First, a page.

London Tightens Rules On Foreign Acquisitions Of British Companies
According to the publication, parliamentarians from the ruling Conservative party Express particular concern about China.
The British government has prepared amendments to legislation that tighten the rules for foreign acquisitions of British companies that play a key role in the fight against coronavirus. This news was reported on Monday by the Financial Times newspaper with reference to the Head of the Ministry For Business, Energy, and Industrial Strategy of the UK, Alok Sharma.
It is expected that this Agency will expand its powers and will be able to intervene in the process of foreign takeover of those companies in the United Kingdom that produce, in particular, protective equipment and food, and were at risk of being taken over by foreign entrepreneurs due to financial difficulties.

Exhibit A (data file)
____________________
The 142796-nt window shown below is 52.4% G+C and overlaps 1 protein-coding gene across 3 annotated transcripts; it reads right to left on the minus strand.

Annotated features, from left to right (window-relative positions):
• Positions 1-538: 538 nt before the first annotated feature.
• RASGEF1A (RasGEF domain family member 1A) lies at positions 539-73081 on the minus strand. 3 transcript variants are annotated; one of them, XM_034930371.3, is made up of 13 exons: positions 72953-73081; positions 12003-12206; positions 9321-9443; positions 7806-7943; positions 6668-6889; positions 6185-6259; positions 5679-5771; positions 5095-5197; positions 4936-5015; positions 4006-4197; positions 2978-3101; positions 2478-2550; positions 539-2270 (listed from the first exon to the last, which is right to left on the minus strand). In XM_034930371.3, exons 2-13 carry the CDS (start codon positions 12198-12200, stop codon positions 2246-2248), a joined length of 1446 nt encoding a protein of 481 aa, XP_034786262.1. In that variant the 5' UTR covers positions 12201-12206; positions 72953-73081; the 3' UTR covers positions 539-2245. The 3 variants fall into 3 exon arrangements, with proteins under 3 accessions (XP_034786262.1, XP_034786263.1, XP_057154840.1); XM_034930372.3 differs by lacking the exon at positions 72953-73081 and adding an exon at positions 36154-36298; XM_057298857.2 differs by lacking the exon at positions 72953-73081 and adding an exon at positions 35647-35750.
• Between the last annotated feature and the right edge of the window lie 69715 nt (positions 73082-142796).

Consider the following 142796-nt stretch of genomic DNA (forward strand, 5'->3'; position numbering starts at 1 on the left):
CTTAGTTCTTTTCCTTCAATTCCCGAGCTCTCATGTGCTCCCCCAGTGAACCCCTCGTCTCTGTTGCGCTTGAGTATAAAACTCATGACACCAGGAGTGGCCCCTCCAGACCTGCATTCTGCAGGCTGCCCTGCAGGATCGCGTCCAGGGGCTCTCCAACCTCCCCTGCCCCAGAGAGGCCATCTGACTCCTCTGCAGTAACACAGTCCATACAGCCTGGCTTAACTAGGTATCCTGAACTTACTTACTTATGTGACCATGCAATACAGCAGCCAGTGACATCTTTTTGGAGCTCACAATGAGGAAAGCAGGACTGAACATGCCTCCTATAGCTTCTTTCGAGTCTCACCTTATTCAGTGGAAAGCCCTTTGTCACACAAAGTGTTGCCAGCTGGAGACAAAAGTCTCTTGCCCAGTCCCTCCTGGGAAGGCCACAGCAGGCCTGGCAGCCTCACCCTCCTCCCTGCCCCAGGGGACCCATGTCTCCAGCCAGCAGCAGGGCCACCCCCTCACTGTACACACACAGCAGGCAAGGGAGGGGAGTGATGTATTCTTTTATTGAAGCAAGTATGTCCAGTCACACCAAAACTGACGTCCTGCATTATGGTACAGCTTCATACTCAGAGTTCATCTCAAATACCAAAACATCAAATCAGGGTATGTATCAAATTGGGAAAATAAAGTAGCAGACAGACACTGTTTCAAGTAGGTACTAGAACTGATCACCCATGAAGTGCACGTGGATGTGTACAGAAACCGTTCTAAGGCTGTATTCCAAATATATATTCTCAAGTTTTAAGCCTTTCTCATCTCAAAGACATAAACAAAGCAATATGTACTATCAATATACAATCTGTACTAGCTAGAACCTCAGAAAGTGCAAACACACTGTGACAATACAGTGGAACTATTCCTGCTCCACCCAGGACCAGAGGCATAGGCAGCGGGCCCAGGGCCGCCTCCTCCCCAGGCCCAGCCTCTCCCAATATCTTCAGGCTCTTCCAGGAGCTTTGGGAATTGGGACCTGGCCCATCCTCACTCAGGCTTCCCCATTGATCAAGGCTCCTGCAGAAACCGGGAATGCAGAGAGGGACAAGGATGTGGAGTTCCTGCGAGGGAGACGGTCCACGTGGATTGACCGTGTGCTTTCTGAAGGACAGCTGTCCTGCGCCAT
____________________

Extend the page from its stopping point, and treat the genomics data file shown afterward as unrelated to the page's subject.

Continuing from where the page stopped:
This is about stopping attempts to acquire companies that are crucial to the strategic interests of the UK, from entrepreneurs from countries that are "considered unfriendly to national interests," the publication notes.
Parliamentarians from the ruling Conservative party Express particular concern about "the role of China, which is aggressively seeking [the acquisition] of enterprises whose activities are considered vital to the strategic interests" of the country, the newspaper points out.
The amendments to the business Act of 2002, Sharma explained, would "strike a balance" between protecting national security and keeping the UK "attractive to investors." The new legislative measures cannot, in his words, be called "anti-investment, in this case, it is rather a reasonable and proportionate response to the increased risks associated with the pandemic."
According to the latest report of the Ministry of Health of the UK, the number of cases of coronavirus infection in the country has exceeded 304 thousand, and the number of deaths is approaching 43 thousand.